Rayovac leads list of Business Sustainability Award winners
IB’s 2012 Business Sustainability Awards were presented during a lively luncheon at Wednesday’s In Business Expo and Conference, with five winners taking home top honors in six categories.
The big winner was Rayovac Hearing Aid Batteries, which won for Eco-Efficiency Initiative of the Year and Eco-Product of the Year.
Dave Young, manager of Rayovac’s Portage plant, noted the facility took measures to reduce its use of toluene, a potentially hazardous chemical, and also relit the plant with energy-efficient lights, reducing its carbon footprint by 5%.
The company also won Eco-Product of the Year for eliminating mercury from its hearing aid batteries.
“All our branded batteries sold within the United States today contain no mercury at all,” said Randy Raymond, a Rayovac vice president. “Our business has grown, customers have embraced it, we concluded a record year last year, and we just concluded a record fiscal year in our hearing aid battery group.”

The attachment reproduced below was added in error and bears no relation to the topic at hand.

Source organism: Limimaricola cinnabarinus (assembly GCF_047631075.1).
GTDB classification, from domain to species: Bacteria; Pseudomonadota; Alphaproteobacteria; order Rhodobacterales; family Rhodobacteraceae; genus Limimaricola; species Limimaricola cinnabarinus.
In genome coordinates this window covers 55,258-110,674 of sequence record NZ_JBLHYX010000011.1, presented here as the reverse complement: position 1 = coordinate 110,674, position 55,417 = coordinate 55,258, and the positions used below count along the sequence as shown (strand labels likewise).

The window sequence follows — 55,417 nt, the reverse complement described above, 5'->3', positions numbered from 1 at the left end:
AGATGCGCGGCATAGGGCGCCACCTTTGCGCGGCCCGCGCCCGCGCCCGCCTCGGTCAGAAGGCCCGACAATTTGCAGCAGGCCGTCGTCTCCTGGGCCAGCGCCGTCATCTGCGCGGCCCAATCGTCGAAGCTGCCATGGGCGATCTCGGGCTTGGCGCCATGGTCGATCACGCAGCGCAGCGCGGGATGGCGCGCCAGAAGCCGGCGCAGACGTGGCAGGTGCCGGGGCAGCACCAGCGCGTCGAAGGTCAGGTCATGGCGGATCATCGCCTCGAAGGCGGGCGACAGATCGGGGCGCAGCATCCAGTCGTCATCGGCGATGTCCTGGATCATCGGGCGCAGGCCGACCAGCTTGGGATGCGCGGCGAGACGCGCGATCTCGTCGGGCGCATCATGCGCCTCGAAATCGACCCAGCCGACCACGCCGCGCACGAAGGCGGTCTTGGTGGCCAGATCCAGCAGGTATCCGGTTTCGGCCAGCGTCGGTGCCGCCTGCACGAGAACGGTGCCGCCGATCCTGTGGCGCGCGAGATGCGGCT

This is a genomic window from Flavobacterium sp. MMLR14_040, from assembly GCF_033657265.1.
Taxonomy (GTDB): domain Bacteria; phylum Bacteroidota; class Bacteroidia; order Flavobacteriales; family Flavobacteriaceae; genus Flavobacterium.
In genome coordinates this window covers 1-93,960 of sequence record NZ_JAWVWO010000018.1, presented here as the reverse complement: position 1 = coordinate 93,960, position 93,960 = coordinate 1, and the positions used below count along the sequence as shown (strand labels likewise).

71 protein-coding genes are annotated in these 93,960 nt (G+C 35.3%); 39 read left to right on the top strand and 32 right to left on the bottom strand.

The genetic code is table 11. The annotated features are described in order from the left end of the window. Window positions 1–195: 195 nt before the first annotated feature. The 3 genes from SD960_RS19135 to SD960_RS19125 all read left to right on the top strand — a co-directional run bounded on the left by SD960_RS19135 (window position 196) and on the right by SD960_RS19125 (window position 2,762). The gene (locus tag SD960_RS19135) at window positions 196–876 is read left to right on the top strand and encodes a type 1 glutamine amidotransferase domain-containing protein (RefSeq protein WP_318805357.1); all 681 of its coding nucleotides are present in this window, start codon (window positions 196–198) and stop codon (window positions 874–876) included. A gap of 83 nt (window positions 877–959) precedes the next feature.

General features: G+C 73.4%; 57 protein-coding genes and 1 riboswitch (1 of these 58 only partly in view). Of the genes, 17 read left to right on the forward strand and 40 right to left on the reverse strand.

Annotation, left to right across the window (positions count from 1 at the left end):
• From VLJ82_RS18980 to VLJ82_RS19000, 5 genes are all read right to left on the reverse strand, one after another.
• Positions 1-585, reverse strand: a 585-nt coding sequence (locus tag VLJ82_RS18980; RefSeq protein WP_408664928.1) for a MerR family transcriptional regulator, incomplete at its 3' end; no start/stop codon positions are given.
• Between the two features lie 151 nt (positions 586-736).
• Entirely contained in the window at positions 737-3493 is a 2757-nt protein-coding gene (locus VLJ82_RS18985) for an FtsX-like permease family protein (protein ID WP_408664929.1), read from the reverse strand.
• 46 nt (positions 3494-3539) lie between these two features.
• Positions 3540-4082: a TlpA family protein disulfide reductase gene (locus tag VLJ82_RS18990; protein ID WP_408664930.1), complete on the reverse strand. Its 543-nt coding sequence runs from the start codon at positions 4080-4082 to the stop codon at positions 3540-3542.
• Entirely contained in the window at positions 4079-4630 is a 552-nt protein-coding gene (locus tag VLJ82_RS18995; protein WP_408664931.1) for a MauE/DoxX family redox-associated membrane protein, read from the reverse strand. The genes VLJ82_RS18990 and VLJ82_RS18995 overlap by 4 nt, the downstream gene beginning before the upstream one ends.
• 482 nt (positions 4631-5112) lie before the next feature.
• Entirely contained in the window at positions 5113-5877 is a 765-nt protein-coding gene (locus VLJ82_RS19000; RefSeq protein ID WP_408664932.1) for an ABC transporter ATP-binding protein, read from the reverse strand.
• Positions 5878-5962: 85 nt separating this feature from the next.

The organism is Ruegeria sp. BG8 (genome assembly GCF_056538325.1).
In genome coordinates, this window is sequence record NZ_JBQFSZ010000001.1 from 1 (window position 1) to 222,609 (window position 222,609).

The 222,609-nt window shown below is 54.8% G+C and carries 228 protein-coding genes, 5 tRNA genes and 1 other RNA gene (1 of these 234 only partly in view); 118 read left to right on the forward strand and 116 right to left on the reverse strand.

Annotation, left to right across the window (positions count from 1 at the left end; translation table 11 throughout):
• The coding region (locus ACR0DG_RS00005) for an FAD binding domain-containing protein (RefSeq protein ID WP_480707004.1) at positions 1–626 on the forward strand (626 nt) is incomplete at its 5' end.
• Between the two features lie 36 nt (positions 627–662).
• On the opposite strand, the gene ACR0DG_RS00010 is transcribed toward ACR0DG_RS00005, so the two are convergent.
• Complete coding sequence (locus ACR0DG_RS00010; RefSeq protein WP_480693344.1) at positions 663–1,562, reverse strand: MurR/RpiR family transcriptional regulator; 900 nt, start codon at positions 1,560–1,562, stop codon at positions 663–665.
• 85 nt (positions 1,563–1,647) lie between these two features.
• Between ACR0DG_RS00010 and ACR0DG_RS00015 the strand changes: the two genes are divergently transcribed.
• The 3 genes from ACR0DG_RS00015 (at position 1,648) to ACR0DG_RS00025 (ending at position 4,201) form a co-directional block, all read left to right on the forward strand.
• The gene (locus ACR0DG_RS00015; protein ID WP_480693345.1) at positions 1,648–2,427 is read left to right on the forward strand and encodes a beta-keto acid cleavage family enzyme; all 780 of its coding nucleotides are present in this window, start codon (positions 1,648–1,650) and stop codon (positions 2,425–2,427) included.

Also receiving awards were:
- The Wisconsin Sustainable Business Council won the Eco-Service of the Year Award for its Green Masters Program, a statewide sustainability recognition and support program.
- Madison No Fear Dentistry won the Sustainable Small Business of the Year Award for its sustainable energy practices, including heating all its water and sourcing nearly a third of its electricity through solar roof panels.
- CBRE, Inc., won the Sustainable Large Business of the Year Award for its use of sustainability best practices on the 3.2 billion square feet of property the company manages around the world. At the luncheon, the company also unveiled its Real Green Research Challenge, which will provide $1 million over the next four years to fund research into solutions for the real estate industry’s most pressing environmental challenges.
- Former Madison Mayor Joe Sensenbrenner won the Sustainable Visionary of the Year Award, in large part for his leadership role with the Center for Resilient Cities and the Resilience Research Center, which organizers hope will ultimately claim the highest LEED certification in the northern hemisphere.